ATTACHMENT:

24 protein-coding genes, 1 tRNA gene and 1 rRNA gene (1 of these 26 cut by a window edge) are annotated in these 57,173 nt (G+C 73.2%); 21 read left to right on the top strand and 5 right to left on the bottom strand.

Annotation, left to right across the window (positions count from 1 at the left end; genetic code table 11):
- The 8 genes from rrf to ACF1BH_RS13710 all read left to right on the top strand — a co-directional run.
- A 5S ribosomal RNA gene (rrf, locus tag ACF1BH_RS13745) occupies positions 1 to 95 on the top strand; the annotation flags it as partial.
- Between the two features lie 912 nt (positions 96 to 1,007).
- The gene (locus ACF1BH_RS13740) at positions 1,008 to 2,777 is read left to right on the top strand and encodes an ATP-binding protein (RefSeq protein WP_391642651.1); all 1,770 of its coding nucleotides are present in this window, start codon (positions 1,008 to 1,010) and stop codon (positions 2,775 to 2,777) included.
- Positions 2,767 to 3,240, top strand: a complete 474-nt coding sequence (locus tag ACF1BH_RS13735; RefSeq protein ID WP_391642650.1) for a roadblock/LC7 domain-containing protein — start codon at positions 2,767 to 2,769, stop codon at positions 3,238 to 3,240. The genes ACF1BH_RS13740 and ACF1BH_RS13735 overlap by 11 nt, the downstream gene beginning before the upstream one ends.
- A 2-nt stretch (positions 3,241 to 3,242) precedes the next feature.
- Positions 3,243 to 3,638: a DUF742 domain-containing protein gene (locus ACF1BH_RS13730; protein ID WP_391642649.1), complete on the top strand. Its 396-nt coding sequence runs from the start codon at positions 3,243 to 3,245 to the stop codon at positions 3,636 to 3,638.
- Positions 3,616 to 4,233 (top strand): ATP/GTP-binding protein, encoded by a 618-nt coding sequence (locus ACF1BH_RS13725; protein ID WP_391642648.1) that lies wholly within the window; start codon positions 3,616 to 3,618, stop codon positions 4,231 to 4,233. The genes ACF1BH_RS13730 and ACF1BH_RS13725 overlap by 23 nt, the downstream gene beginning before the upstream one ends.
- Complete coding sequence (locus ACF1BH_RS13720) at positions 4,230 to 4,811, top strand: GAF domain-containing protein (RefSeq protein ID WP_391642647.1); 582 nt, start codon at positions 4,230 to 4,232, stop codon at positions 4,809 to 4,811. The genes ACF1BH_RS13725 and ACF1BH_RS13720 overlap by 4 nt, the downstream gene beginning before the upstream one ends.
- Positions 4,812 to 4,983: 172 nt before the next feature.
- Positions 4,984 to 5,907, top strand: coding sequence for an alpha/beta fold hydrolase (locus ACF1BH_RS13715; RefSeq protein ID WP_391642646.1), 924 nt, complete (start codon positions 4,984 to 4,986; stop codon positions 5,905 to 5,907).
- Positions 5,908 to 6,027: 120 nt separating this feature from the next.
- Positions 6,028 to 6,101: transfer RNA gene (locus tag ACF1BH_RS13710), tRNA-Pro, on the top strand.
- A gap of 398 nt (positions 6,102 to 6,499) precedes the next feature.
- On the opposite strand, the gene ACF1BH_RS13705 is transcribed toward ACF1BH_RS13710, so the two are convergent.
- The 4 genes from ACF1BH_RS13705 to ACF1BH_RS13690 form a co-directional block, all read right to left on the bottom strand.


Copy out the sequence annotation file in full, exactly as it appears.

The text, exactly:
24 protein-coding genes, 1 tRNA gene and 1 rRNA gene (1 of these 26 cut by a window edge) are annotated in these 57,173 nt (G+C 73.2%); 21 read left to right on the top strand and 5 right to left on the bottom strand.

Annotation, left to right across the window (positions count from 1 at the left end; genetic code table 11):
- The 8 genes from rrf to ACF1BH_RS13710 all read left to right on the top strand — a co-directional run.
- A 5S ribosomal RNA gene (rrf, locus tag ACF1BH_RS13745) occupies positions 1 to 95 on the top strand; the annotation flags it as partial.
- Between the two features lie 912 nt (positions 96 to 1,007).
- The gene (locus ACF1BH_RS13740) at positions 1,008 to 2,777 is read left to right on the top strand and encodes an ATP-binding protein (RefSeq protein WP_391642651.1); all 1,770 of its coding nucleotides are present in this window, start codon (positions 1,008 to 1,010) and stop codon (positions 2,775 to 2,777) included.
- Positions 2,767 to 3,240, top strand: a complete 474-nt coding sequence (locus tag ACF1BH_RS13735; RefSeq protein ID WP_391642650.1) for a roadblock/LC7 domain-containing protein — start codon at positions 2,767 to 2,769, stop codon at positions 3,238 to 3,240. The genes ACF1BH_RS13740 and ACF1BH_RS13735 overlap by 11 nt, the downstream gene beginning before the upstream one ends.
- A 2-nt stretch (positions 3,241 to 3,242) precedes the next feature.
- Positions 3,243 to 3,638: a DUF742 domain-containing protein gene (locus ACF1BH_RS13730; protein ID WP_391642649.1), complete on the top strand. Its 396-nt coding sequence runs from the start codon at positions 3,243 to 3,245 to the stop codon at positions 3,636 to 3,638.
- Positions 3,616 to 4,233 (top strand): ATP/GTP-binding protein, encoded by a 618-nt coding sequence (locus ACF1BH_RS13725; protein ID WP_391642648.1) that lies wholly within the window; start codon positions 3,616 to 3,618, stop codon positions 4,231 to 4,233. The genes ACF1BH_RS13730 and ACF1BH_RS13725 overlap by 23 nt, the downstream gene beginning before the upstream one ends.
- Complete coding sequence (locus ACF1BH_RS13720) at positions 4,230 to 4,811, top strand: GAF domain-containing protein (RefSeq protein ID WP_391642647.1); 582 nt, start codon at positions 4,230 to 4,232, stop codon at positions 4,809 to 4,811. The genes ACF1BH_RS13725 and ACF1BH_RS13720 overlap by 4 nt, the downstream gene beginning before the upstream one ends.
- Positions 4,812 to 4,983: 172 nt before the next feature.
- Positions 4,984 to 5,907, top strand: coding sequence for an alpha/beta fold hydrolase (locus ACF1BH_RS13715; RefSeq protein ID WP_391642646.1), 924 nt, complete (start codon positions 4,984 to 4,986; stop codon positions 5,905 to 5,907).
- Positions 5,908 to 6,027: 120 nt separating this feature from the next.
- Positions 6,028 to 6,101: transfer RNA gene (locus tag ACF1BH_RS13710), tRNA-Pro, on the top strand.
- A gap of 398 nt (positions 6,102 to 6,499) precedes the next feature.
- On the opposite strand, the gene ACF1BH_RS13705 is transcribed toward ACF1BH_RS13710, so the two are convergent.
- The 4 genes from ACF1BH_RS13705 to ACF1BH_RS13690 form a co-directional block, all read right to left on the bottom strand.